In September 2004, I posted a brief story about a honkin’ pile of mulch that had recently landed in our driveway, along with a couple of quick snapshots.
Five years later (i.e. last week) I was contacted by a nice woman at a film production company who were making a film for Microsoft about a Boy Scout tracking mulch sales with an Excel spreadsheet. They wanted to use my image in the film and were prepared to pay me $250 for the rights to use the photo. While flattered, I have serious ethical issues with both the Boy Scouts (of today) and Microsoft, so my first inclination was to go ahead and take the money. But I have another ethical issue that outweighs those – the idea that I deserve to be paid for a snapshot I took four years ago.
I am not a professional photographer, and I did not take the photo with artistic or resale value in mind. The photo was only taken to support that brief blog entry. Its small amount of value was used up in that post, and I was paid for my small efforts with the equally small amount of attention it received (yes, we live in an attention economy now).
In my work, I benefit tremendously from the efforts of people who give away their work. My career would simply not be possible without the thousands of hours that have gone into Apache, MySQL, Firefox, PHP, Python, Django, etc. Likewise, I am studious about giving away the source code to the projects I put time into. I benefit from blog posts by people who are solving problems, and I try to repay that debt in some small way. In other spheres, all of this would be considered “intellectual property” with a monetary value. In the open source software world, it’s called “the free exchange of ideas,” and it makes the modern world go ’round.
I believe that we all stand on the shoulders of those who have gone before us, and our peers. Our culture is built on quotations – an endless re-use and re-mix of ideas exchanged between people. While I support an artist’s right to earn a living, I have serious problems with the idea that a 3-second snapshot is somehow worth more than dozens hours of time put into code. I believe an artist has a right to be paid for their initial work, but not to be paid again and again in perpetuity for that work. If an artist wants to keep making money, they should have to keep doing new work, like the rest of us laborers do. The idea that a person can put work into something once and then feel entitled to keep making money from it forever feels unfair. It smacks of a world that values money over ideas. That’s a problem I don’t want to be a part of.
I feel that copyright should exist for a very brief period of time — just long enough for the artist to recoup their efforts before moving on to the next thing — not the 70+ years Disney has pushed it out to. How long should that period be? I don’t know – I suppose just long enough so that consumers don’t say “I’m not going to buy that record – I’ll just wait until it enters the public domain.” So… five years? Maybe. Why are we still battling over the hugely valuable Beatles catalog? The band isn’t even together anymore – that music should have entered the public domain decades ago.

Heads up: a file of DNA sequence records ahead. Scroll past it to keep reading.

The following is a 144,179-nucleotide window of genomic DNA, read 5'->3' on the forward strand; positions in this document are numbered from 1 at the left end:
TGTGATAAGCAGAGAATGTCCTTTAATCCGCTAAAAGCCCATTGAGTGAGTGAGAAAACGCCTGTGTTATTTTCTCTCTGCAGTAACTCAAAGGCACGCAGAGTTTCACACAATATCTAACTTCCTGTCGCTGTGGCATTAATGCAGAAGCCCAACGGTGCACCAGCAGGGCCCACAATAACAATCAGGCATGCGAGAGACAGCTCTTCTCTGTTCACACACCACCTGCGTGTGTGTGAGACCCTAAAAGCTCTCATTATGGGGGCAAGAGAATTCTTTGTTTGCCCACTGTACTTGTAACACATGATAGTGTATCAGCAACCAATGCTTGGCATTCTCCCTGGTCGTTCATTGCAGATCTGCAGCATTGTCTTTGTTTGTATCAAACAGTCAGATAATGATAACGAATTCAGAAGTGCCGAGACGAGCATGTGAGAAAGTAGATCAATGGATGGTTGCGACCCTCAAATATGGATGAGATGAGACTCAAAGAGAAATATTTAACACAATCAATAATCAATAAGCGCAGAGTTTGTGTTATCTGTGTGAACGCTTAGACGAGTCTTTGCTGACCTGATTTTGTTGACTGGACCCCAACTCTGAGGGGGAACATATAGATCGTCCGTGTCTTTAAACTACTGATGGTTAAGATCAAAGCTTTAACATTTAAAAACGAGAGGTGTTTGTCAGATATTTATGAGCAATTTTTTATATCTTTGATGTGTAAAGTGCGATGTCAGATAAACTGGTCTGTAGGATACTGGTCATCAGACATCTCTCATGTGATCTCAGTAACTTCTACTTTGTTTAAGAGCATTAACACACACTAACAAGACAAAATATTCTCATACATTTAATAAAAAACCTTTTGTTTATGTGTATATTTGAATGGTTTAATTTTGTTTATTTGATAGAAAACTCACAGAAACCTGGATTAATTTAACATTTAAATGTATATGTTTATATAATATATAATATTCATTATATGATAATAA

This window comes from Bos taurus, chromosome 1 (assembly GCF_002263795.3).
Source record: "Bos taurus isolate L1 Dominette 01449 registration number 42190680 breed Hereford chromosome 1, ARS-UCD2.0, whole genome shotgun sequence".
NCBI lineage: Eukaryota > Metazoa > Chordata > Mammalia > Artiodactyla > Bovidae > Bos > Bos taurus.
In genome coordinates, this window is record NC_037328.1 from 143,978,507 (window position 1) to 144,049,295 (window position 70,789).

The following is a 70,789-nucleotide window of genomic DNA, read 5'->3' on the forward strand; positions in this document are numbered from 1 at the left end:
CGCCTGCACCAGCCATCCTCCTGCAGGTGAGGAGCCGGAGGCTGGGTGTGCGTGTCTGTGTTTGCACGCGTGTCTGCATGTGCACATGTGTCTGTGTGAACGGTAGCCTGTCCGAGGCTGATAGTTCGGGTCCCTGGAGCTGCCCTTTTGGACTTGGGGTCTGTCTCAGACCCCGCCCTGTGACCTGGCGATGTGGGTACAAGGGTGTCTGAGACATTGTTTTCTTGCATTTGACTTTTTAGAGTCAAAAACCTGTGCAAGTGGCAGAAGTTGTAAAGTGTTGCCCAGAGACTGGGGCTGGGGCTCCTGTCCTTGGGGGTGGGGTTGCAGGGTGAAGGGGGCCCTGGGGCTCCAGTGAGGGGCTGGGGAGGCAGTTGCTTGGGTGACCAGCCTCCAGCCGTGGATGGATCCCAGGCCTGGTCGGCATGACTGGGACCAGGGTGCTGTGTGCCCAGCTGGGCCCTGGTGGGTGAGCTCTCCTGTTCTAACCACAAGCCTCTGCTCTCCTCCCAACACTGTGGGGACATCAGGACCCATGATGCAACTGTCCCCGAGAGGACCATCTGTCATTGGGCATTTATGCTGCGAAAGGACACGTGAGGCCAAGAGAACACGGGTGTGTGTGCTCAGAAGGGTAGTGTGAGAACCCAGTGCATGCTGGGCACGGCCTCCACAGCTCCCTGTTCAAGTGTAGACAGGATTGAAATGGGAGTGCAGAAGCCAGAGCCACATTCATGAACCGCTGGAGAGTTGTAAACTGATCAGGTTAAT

To accept money for this snapshot would have felt hypocritical. A couple of friends worked on me last night, trying to convince me that the marketplace, not the creator, should set the value for the work. Their arguments almost worked. And of course the money would be nice. But in the end, I decided to stick to my guns and publish the piece on Flickr with the attached Creative Commons Attribution license, which requires nothing but credit to the artist, even for commercial use.
I’m sorry to learn that the photo is being used by Microsoft and the Boy Scouts, but confident in my decision that to accept money for it would make me part of the larger copyright over-extension problem. If I believe that ideas should be free, and that a photograph is an idea, then I need to back up that belief by NOT accepting money I don’t deserve for for an old snapshot that took close to zero time, effort, or inspiration to create.
At bottom, I don’t feel that Microsoft or the Boy Scouts should have to ask for my permission to use the photo to begin with. They should be able to proceed on a cultural understanding that that photo is nothing but a speck of dust in our cultural landscape, and know that they can use it as freely as we use the English language in our daily speech. The fact that they “have” to ask permission is exactly what’s meant by the term chilling effects.
So, Julie, please use the image in your film however you like. A line of credit is all that’s required. As it should be.